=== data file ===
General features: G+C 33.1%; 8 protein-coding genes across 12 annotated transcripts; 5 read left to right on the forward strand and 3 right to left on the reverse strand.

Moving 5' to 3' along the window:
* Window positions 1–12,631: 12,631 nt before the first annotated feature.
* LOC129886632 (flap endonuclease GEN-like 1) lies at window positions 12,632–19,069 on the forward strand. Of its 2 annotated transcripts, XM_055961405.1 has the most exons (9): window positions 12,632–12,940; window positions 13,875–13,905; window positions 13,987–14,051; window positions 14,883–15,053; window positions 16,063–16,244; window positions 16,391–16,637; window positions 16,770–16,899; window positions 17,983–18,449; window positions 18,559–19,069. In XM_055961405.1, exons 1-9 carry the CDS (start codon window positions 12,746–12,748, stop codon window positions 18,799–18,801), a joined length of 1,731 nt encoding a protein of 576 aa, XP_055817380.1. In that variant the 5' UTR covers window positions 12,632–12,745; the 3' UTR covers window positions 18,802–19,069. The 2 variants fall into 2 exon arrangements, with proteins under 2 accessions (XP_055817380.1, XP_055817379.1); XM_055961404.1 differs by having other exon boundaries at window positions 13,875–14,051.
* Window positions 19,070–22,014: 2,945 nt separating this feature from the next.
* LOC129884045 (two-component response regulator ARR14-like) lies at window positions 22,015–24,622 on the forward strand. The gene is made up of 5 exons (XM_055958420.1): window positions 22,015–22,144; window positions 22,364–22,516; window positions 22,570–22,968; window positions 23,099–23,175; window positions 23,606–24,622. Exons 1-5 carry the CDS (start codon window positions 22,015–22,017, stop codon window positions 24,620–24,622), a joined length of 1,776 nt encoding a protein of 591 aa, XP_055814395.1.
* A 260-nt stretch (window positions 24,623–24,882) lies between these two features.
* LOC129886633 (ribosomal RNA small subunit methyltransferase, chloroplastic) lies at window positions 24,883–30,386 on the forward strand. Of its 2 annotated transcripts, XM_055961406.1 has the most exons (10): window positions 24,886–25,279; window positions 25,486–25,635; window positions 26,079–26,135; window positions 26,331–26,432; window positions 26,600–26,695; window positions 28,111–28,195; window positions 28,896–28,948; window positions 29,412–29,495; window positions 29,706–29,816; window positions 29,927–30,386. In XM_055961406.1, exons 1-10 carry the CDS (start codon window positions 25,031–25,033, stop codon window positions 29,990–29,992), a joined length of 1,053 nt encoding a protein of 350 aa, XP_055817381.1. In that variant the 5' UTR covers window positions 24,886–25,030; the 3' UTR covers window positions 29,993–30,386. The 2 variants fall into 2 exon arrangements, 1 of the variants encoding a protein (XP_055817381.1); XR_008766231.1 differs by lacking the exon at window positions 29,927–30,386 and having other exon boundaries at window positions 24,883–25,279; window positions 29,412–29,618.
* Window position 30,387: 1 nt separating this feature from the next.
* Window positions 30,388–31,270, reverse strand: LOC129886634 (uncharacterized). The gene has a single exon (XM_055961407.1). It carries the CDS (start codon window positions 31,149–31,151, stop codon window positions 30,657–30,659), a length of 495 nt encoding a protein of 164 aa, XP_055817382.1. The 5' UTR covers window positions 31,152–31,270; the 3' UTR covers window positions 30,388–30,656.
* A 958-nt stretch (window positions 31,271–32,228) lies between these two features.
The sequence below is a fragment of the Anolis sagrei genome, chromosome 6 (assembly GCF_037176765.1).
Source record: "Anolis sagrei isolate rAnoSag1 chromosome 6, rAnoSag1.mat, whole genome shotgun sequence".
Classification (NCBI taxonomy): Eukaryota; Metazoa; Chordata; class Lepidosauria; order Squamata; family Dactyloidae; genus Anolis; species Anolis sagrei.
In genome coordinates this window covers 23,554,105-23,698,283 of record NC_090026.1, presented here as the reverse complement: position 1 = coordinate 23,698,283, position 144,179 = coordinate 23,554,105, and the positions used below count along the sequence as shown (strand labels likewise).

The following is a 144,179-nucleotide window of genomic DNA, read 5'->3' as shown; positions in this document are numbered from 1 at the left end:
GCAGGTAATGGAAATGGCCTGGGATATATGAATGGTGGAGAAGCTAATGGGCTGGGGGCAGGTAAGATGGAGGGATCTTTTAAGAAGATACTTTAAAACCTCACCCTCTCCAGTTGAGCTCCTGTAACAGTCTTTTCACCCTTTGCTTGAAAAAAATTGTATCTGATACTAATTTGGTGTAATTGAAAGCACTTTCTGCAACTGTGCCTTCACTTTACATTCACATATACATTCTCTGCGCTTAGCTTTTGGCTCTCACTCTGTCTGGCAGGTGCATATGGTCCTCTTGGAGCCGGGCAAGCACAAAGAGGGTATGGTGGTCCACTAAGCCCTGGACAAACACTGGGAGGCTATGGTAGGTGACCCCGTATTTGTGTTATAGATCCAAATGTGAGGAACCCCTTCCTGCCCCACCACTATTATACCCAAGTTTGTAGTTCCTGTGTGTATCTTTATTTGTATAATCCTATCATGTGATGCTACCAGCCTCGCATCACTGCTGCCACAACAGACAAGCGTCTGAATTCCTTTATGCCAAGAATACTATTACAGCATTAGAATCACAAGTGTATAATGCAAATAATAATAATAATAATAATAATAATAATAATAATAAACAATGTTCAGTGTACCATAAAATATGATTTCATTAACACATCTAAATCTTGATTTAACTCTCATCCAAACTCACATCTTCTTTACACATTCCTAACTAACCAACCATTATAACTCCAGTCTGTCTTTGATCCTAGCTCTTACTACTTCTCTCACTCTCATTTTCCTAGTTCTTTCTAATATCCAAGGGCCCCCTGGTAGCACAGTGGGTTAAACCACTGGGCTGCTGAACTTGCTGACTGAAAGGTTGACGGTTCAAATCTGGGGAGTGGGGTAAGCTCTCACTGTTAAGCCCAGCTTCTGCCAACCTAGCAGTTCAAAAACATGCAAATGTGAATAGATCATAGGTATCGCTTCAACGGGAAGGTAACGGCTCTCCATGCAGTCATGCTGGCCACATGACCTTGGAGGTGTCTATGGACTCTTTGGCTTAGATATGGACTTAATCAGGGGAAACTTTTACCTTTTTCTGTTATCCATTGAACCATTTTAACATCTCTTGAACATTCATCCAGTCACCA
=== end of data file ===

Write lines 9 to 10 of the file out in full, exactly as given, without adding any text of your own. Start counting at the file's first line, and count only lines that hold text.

* Window position 30,387: 1 nt separating this feature from the next.
* Window positions 30,388–31,270, reverse strand: LOC129886634 (uncharacterized). The gene has a single exon (XM_055961407.1). It carries the CDS (start codon window positions 31,149–31,151, stop codon window positions 30,657–30,659), a length of 495 nt encoding a protein of 164 aa, XP_055817382.1. The 5' UTR covers window positions 31,152–31,270; the 3' UTR covers window positions 30,388–30,656.